Coronavirus’ impact on customer shopping behavior and what to expect for the holidays

Coronavirus’ impact on customer shopping behavior and what to expect for the holidays

by Shelley E. Kohan
November 25, 2020

Coronavirus’ impact on customer shopping behavior and what to expect for the holidays

Coronavirus’ impact on customer shopping behavior and what to expect for the holidays

by Shelley E. Kohan
November 25, 2020


The coronavirus pandemic will have a profound impact on holiday shopping due to dramatically changed shopping behaviors. Customers want to feel safe shopping in stores and are spending money in different categories than last year, as we go into the holiday season. Inventories in stores are running significantly lower than last year and the rise in digital shopping has accelerated streamlined commerce. Care for the planet is a stronger purchasing consideration. 

Significant shifts in customer purchasing behavior

The impact of the pandemic has been a wake-up call for consumers, putting them on notice that nature prevails. Purchasing behavior shifted dramatically between March and August. In the first wave (March and April) of the pandemic, customers were focused on stocking up on groceries and household goods such as cleaning supplies, paper towels and toilet paper. Less discretionary spending was evident, especially on apparel and accessories which experienced a sales drop (year over year) of  51% in March and 86% in April for U.S. retailers.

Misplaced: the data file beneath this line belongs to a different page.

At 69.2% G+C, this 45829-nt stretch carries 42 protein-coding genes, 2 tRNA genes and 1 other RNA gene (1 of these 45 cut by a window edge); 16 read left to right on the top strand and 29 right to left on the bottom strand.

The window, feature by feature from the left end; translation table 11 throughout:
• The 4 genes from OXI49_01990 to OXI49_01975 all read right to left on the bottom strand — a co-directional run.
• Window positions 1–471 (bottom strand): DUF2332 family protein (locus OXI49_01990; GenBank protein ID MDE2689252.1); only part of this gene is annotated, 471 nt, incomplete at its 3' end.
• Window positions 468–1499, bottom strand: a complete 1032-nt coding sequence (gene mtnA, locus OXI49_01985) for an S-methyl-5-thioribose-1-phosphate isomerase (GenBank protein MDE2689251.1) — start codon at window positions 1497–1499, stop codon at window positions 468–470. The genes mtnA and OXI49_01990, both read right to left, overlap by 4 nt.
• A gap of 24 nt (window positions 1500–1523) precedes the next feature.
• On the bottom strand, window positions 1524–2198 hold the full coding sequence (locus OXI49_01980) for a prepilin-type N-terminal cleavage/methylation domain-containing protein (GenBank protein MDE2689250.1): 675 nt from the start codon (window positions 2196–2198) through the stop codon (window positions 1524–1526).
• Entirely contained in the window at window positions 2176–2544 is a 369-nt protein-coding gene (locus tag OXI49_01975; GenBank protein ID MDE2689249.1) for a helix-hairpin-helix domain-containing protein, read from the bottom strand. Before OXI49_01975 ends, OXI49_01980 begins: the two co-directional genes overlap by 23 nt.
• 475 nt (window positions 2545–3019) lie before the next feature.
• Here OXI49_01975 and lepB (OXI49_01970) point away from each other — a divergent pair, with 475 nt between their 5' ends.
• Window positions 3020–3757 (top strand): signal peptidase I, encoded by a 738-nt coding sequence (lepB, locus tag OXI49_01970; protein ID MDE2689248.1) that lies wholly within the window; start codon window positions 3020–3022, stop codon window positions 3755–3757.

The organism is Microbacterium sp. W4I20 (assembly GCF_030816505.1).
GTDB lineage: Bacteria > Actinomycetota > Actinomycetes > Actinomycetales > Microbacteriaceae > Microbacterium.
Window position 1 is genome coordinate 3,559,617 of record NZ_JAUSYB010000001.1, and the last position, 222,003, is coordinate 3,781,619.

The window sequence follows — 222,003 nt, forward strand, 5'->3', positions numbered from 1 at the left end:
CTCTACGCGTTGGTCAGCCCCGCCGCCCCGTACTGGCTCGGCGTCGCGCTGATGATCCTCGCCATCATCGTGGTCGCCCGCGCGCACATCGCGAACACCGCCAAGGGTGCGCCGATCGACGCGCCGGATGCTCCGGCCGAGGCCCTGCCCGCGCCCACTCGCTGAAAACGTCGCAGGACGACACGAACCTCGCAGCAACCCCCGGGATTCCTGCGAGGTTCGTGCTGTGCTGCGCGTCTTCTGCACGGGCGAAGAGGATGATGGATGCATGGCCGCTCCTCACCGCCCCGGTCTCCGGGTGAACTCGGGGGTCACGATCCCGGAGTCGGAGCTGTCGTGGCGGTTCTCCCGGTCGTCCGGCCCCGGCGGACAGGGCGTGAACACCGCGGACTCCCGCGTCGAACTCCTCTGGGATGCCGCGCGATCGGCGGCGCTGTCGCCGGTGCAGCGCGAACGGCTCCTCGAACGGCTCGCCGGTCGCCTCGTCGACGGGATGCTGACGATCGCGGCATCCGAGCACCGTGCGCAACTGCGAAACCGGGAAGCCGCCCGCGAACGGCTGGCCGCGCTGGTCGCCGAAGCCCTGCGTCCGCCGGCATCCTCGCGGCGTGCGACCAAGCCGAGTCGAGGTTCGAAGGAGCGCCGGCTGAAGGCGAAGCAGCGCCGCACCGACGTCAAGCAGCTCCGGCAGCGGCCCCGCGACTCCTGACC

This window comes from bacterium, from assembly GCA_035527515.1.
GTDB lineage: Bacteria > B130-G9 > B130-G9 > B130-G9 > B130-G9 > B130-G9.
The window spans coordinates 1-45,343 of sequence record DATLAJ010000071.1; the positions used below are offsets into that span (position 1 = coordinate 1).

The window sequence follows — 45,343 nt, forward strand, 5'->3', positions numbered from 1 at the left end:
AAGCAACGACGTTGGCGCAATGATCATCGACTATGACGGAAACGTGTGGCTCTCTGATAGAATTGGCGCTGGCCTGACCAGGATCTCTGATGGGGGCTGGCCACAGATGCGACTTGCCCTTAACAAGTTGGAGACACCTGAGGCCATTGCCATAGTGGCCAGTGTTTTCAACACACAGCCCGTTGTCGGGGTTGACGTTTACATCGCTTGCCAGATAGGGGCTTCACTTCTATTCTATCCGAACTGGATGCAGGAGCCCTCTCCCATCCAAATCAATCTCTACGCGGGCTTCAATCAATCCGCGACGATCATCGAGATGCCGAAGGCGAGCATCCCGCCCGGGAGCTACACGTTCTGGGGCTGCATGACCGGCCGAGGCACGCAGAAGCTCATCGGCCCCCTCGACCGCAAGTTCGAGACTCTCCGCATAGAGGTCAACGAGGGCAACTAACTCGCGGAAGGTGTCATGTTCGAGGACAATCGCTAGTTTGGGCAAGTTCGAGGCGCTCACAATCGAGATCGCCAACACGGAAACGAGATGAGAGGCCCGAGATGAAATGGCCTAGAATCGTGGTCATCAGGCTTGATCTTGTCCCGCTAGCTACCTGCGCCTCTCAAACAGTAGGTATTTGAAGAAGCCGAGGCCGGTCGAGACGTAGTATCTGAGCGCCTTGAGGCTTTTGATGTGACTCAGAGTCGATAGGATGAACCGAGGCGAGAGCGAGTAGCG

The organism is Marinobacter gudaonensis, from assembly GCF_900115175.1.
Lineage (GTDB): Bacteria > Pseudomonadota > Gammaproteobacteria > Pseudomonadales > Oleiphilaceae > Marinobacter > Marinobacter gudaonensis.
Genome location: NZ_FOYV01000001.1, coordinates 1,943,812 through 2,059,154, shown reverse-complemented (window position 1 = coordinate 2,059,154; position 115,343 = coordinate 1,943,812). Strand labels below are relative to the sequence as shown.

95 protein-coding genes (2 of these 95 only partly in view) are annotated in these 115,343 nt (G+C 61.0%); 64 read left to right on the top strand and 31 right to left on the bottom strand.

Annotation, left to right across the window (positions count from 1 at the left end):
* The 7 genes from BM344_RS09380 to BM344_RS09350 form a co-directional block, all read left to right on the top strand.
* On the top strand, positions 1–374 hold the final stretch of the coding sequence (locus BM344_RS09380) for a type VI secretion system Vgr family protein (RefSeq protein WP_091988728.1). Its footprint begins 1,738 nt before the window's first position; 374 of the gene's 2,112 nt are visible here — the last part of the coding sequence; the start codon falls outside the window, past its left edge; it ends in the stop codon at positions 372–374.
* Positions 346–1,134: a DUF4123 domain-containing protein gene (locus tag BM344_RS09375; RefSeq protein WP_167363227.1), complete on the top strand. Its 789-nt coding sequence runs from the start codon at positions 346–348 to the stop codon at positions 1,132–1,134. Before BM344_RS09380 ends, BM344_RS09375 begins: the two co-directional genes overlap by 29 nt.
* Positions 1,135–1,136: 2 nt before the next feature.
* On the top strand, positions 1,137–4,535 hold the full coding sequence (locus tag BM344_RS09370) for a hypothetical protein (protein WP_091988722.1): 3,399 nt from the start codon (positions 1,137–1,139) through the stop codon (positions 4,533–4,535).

In the second wave (April through May) customer demand shifted toward products that supported a stay-at-home environment including remote learning and working from home. Growth was experienced in electronics, home office, home theater, games, and streamed content.  

The third wave of the pandemic exhibited stronger sales in discretionary categories as compared to the first two waves. June through August apparel and accessory sales dropped 22-25% compared to last year, a great improvement from the drop of 62% in May. August brought a slow and extended back-to-school period which lasted through September and included shifts from the traditional categories of clothing and supplies to electronics and remote learning items. 

September sales results showed the best performance post-pandemic in apparel and accessories, dropping only 12%. Other segments that performed well in September were Grocery (up 10.5%), Home Improvement (up 23.4%) and Discount/Warehouse CHEF stores (up 6.8%). Traditional department stores, heavily reliant on apparel and accessories, continued their soft performance — down 8.2% but better than season-to-date at minus 19.4%. 

Superhero status

The hero segment is an obvious one with online purchasing leading throughout the pandemic. Season-to-date sales through September are up 22.1% over last year, with September itself up 27%. Amazon posted 26% increased revenue in the first quarter, 40% increased revenue in the second quarter, and is expected to post similar results for the third quarter.